HUMAN PAPILLOMAVIRUS INFECTION
Most HPV infections are asymptomatic, subclinical, or unrecognized. Visible genital warts are usually caused by HPV types 6 and 11 (Figure 2). Other HPV types in the anogenital region (types 16, 18, 31, 33, and 35) have been strongly associated with cervical dysplasia.
Diagnosis. The use of type-specific HPV nucleic acid tests is not justified in the routine diagnosis and management of visible genital warts. Biopsy is rarely needed to confirm the diagnosis of genital warts, except in the following circumstances:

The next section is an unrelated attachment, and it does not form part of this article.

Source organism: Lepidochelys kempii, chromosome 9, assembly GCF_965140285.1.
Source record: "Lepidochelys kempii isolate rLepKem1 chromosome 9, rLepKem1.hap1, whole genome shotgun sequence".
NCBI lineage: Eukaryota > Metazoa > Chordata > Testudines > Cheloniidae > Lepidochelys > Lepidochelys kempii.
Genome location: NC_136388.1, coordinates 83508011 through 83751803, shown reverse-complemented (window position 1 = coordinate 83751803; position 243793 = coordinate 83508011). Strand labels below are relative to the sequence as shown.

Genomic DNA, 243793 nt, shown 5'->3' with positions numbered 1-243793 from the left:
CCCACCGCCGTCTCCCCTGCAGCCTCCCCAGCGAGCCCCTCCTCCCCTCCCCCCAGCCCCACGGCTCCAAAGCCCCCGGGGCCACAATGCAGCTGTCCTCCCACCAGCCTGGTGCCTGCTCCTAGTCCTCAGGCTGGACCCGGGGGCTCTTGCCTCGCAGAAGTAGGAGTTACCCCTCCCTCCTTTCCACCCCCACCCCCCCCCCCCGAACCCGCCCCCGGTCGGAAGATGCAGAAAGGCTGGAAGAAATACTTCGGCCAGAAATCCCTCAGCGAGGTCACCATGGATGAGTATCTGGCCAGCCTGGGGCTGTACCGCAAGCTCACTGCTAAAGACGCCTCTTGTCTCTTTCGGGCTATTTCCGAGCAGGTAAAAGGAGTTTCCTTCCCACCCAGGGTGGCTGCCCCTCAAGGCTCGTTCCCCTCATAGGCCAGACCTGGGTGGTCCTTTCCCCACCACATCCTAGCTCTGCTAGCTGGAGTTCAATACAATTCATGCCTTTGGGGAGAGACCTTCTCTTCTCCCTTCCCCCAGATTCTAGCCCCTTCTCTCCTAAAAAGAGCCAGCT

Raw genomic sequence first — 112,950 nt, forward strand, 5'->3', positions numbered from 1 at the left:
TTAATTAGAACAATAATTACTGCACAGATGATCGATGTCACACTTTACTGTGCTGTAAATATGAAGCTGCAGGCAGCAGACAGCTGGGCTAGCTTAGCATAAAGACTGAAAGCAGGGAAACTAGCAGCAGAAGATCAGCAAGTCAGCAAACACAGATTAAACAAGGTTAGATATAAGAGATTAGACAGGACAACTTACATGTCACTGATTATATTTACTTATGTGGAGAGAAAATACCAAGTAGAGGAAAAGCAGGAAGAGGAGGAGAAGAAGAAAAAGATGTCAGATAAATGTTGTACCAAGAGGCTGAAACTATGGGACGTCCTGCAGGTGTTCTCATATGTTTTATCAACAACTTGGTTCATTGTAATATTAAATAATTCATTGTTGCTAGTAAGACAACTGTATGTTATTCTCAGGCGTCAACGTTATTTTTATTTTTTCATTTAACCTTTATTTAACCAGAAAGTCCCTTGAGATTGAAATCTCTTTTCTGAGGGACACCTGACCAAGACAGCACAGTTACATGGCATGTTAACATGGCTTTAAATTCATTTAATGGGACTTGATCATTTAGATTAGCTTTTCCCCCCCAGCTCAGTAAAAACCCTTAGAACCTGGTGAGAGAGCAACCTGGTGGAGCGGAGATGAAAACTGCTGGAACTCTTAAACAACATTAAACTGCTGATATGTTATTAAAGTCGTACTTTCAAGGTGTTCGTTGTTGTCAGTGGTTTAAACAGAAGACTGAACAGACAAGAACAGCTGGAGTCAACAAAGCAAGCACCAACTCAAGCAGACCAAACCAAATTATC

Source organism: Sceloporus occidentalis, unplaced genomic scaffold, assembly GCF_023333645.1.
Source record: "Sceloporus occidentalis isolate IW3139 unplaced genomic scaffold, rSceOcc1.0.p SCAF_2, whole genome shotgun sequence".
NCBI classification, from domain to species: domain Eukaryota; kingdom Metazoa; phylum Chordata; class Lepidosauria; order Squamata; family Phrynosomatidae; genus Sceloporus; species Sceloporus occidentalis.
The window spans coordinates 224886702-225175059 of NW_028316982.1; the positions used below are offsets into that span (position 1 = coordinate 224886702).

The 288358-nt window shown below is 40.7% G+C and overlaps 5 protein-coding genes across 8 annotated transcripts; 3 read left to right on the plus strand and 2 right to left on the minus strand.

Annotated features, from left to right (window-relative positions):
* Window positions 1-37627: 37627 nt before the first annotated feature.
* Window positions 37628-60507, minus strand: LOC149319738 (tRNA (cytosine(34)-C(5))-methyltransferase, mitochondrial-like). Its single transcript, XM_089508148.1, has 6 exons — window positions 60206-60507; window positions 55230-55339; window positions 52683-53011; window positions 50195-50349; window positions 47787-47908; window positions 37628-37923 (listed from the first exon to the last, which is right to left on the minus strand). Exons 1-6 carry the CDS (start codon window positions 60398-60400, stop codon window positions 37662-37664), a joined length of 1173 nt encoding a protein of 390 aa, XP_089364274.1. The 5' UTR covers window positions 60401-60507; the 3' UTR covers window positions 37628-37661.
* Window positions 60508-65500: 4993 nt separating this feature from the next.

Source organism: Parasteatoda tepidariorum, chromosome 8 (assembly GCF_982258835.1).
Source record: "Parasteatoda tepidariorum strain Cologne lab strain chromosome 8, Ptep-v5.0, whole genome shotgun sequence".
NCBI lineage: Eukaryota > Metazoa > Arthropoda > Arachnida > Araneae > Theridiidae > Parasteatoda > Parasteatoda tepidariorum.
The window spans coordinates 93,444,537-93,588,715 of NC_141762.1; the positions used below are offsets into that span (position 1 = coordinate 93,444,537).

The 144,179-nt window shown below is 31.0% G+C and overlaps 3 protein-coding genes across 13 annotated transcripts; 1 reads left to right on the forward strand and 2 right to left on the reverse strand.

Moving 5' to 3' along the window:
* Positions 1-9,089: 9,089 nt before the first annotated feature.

• Diagnosis is uncertain.
• Lesions do not respond to standard therapy.
• Disease worsens during therapy.
• Patient is immunocompromised.
• Warts are pigmented, indurated, fixed, and ulcerated.
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